Parents often voice words encouragement to their children like, “It’s good to try new things.” Who knew that something so innocent could be turned around?
That’s exactly what happened to me… and it’s the reason why I found myself researching topics like “How to Care for Baby Chicks.” It’s the reason my mom and my sister-in-law found themselves fashioning refrigerator boxes into a makeshift chicken coop after they outgrew the stock tank, and the reason I’ve been revolving my work schedule around feeding our “babies” three times a day for the past 10+ days.
September 4 is the date I opened Enchanted Acres pumpkin patch for the season. It’s also the day I took delivery of 66 chicks, 60 that will become meat and 6 that will become laying hens. (SIDE BAR: I’ve been accused of being overly ambitious. Bringing home chicks the same day that my on-farm market opened may have been a bit ambitious, I admit. But there was a method to my madness. It takes about 8 weeks to raise broilers. Since my pumpkin patch season is 8-weeks long, I couldn’t afford to delay any longer!)
My 13-year-old daughter was trying to talk me into letting her get out of school early, so she could drive to Hoover’s Hatchery in Rudd where our chicks were hatched. Lucky for her, school was dismissed early that day due to extreme heat. That meant I had lots of helping hands that afternoon! My daughter, my son and one of their classmates were thrilled to help me spread wood shavings in the “coop” and get the chicks safely transferred from the box into the cattle tank. One little chick had an injured foot, and it was literally getting picked on.
My tenderhearted daughter noticed the situation right away, rescued the chick and placed it the closest available container – a flower pot planned for fall mum arrangement. (Part of farming is being resourceful, so I have to credit my girl for being that.) The next thing I know, my daughter and her “pot of chicken” are in my car. She tells me it’s imperative that she gets that chick home and under a heat lamp. So away we go!
It’s a quick 4-mile trip to our home where she promptly set the flower pot on her desk and placed her desk lamp off to the side with a baby blanket overtop (without touching the lamp, of course) to provide sauna-like conditions for her chick. And it worked! Four days later, with its leg healed, the chick was returned to the rest of the flock.
Also that day, we moved all the chicks from the cattle tank to the cardboard coop. We added a larger brooder to help them stay warm as the outside temperature dropped, and little chicks need lots of heat until their feathers develop. Experts recommend keeping the brooding area between 95°-100° for the first two weeks, then the temperature is reduced 5° each week until the chicks are one month old.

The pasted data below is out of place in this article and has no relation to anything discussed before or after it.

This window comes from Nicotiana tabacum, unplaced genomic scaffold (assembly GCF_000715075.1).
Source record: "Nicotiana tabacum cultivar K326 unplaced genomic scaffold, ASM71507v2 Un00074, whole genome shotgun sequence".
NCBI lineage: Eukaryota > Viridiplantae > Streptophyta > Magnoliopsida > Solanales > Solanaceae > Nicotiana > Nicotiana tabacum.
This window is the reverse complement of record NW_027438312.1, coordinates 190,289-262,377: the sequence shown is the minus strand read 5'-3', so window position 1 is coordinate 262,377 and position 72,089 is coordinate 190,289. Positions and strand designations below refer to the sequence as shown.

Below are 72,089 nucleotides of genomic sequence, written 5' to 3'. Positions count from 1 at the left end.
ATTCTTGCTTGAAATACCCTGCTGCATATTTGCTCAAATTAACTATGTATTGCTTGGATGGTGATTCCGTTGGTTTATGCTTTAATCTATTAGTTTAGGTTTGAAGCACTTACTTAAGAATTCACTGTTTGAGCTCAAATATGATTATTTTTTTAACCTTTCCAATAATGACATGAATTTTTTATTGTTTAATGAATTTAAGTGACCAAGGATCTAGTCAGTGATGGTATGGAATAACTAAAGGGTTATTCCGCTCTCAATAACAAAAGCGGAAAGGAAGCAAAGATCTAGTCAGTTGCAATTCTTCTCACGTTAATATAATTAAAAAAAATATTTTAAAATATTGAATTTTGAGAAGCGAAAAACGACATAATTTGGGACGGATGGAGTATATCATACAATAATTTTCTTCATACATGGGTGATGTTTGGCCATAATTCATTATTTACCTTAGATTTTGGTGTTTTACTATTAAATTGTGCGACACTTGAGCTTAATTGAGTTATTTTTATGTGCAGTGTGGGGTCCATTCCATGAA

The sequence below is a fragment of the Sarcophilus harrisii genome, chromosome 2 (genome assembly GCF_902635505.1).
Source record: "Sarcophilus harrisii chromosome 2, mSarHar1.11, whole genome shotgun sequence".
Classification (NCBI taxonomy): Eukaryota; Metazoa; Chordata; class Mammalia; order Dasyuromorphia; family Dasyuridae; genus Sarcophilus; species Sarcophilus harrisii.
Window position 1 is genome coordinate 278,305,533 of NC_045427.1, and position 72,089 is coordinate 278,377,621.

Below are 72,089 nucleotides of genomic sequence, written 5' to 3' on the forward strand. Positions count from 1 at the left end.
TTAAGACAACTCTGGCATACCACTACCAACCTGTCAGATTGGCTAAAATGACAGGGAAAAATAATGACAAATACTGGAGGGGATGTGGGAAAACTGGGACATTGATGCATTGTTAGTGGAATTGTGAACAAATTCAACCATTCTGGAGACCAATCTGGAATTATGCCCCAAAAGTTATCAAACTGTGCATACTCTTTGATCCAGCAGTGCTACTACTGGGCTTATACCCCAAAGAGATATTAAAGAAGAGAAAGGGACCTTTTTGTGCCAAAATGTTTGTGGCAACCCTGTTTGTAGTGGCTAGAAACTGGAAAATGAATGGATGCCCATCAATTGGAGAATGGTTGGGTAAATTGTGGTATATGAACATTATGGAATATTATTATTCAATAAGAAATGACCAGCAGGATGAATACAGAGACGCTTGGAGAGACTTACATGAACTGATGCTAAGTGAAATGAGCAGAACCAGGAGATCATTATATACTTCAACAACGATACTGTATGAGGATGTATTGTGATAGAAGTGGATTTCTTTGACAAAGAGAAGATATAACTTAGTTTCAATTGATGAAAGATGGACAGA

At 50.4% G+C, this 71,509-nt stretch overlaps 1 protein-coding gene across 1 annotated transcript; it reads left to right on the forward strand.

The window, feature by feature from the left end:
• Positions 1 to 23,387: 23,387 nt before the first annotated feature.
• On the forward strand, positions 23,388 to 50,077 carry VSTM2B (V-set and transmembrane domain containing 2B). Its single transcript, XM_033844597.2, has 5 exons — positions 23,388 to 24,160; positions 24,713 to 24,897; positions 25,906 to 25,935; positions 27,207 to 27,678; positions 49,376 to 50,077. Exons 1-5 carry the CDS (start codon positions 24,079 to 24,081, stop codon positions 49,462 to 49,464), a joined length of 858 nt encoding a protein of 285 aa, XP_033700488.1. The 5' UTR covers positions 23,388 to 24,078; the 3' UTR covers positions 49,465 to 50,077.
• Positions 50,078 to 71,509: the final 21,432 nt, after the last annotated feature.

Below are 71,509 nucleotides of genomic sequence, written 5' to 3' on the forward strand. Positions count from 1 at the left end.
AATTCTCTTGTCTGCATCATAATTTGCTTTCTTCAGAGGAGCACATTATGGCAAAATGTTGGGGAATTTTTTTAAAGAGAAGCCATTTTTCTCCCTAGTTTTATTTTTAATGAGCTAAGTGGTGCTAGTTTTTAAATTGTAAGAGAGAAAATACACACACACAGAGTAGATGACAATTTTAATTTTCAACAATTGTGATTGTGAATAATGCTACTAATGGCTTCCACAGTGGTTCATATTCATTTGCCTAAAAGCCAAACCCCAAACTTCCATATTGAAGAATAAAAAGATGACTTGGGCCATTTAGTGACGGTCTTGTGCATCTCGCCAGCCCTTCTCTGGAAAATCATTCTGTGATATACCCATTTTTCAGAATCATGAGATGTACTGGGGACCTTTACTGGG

To determine whether the temperature is just right, you must monitor the chicks. If chicks are crowded directly together under the heat source, they’re too cold. If they’re crowded around the edges to avoid the direct heat, they’re too warm. The height of the heat lamps must be adjusted to regulate heat in the brooder.
Baby chicks require a lot of care and monitoring during the first 4 weeks. Again, the experts recommend checking on them 5 times per day! (As cute as they are, chicks are a commitment! Just keep that in mind if your daughter ever sweets talk you into ordering some.) Experts also recommend changing the bedding at least once a week.
We’ve been changing the bedding once week, as our chicks have been moved into larger quarters every 5 to 7 days. Later this week – definitely before Enchanted Acres’ grand season opening on Saturday, September 20 – we’ll be moving them again. This time they’ll move from a sectioned off area of our barn into a bona fide chicken coop outdoors.
As they develop more feathers and get a bit older, the chicks will be able to go outside in a fenced in area to pick at bugs and worms. Ideal outside temperatures for chicks at 3 weeks of age is 65° to 70°. Temperatures of 65° to 70° are also ideal for picking pumpkins.
Bring on those sunny, beautiful fall days… We’ve got lots of chickens and pumpkins to sell! If you’re interested in buying fresh and buying local, you’ll have a chance to meet local farmers at our Fresh on the Farm event in Franklin County to be held Sunday, September 28, from noon to 6 PM. Train Wreck Winery will be serving samples at Enchanted Acres that day, plus we’ll be serving up samples of farm-fresh produce including spaghetti squash and pumpkin butter.
P.S. Join me for weekly updates during the fall season. Each Tuesday I plan to post a new article on my “Fairytale Beginnings and Everyday Realities” blog. Let me know if there’s something in particular that you’d like me to write about!